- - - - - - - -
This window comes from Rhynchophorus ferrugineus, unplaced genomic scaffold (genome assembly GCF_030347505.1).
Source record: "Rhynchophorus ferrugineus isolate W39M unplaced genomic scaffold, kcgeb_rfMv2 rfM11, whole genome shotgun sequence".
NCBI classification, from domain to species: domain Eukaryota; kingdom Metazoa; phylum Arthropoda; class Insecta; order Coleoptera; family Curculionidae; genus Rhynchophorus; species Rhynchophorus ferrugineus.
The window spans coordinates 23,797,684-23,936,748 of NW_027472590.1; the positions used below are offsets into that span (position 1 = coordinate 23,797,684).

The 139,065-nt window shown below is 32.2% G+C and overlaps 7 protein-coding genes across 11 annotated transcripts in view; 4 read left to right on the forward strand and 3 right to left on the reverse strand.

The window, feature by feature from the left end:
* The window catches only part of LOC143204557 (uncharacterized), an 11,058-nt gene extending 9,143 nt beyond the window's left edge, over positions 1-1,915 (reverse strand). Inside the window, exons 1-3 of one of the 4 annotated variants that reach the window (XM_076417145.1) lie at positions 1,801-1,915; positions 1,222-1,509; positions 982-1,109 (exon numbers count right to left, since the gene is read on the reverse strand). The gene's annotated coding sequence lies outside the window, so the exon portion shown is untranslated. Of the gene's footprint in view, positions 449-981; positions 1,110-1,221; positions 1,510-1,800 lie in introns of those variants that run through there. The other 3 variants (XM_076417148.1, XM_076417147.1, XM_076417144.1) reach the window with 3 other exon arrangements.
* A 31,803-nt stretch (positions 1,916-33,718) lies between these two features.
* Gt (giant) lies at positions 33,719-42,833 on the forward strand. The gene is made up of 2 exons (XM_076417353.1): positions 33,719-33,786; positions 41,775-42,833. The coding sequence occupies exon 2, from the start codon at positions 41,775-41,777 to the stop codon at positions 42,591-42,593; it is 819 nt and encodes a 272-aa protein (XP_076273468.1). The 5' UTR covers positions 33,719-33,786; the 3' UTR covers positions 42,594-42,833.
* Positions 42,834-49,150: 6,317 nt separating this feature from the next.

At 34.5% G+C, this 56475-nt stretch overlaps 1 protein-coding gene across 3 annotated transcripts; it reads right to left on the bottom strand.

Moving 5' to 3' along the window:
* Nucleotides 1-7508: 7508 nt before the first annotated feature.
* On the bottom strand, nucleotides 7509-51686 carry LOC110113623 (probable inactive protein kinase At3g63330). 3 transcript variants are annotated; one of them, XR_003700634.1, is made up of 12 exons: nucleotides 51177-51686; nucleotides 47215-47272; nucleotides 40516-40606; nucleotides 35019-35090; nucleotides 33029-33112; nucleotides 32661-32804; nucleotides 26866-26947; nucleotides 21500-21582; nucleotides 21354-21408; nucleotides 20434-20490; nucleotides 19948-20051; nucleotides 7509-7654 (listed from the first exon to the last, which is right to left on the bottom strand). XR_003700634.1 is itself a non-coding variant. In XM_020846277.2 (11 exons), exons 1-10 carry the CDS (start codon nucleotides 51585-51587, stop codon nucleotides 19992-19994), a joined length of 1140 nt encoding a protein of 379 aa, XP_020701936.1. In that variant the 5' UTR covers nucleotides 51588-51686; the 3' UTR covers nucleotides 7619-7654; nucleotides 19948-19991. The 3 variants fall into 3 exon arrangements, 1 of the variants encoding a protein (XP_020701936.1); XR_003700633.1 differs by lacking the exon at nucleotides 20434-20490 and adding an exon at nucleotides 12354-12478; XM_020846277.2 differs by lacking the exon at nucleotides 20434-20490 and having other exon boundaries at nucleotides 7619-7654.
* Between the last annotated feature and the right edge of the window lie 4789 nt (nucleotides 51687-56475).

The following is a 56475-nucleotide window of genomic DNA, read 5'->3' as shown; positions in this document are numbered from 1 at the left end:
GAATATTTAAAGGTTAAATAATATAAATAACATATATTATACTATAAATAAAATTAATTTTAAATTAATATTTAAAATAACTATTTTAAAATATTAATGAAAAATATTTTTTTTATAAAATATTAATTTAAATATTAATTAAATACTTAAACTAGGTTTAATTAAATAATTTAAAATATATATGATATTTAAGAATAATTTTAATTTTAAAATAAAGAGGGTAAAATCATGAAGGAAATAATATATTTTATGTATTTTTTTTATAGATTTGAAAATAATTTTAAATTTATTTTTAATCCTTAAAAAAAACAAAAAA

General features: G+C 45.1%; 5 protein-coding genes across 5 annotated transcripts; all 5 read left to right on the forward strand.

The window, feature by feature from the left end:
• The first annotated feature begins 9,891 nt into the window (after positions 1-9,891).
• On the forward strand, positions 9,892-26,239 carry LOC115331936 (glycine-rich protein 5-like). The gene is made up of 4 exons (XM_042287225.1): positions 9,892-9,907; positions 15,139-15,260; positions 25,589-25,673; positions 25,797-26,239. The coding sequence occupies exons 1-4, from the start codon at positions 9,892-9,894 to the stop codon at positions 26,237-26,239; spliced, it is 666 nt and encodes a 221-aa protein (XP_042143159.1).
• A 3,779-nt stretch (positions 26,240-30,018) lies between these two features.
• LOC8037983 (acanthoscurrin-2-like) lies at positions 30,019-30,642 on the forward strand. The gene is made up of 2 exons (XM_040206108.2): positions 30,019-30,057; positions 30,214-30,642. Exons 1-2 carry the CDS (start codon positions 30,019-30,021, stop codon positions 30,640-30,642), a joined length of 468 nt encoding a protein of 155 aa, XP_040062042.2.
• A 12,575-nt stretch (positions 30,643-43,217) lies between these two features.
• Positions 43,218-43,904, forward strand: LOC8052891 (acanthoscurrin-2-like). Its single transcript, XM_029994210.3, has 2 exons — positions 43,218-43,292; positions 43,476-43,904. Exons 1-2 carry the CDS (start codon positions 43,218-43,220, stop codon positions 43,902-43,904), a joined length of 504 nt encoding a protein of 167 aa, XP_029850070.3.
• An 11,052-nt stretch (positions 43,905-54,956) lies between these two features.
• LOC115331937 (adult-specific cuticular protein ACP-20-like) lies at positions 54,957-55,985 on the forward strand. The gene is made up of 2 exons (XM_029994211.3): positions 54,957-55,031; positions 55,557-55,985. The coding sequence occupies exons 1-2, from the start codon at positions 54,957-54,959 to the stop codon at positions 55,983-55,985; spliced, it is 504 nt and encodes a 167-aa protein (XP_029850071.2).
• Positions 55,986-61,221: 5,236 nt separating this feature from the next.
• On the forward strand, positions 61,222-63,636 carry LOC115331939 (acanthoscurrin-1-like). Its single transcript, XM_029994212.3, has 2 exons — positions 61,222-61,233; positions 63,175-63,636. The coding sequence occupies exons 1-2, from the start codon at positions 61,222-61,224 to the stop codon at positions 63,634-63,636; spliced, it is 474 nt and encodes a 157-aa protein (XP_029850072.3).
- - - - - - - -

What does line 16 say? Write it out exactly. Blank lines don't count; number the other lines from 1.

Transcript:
The following is a 56475-nucleotide window of genomic DNA, read 5'->3' as shown; positions in this document are numbered from 1 at the left end: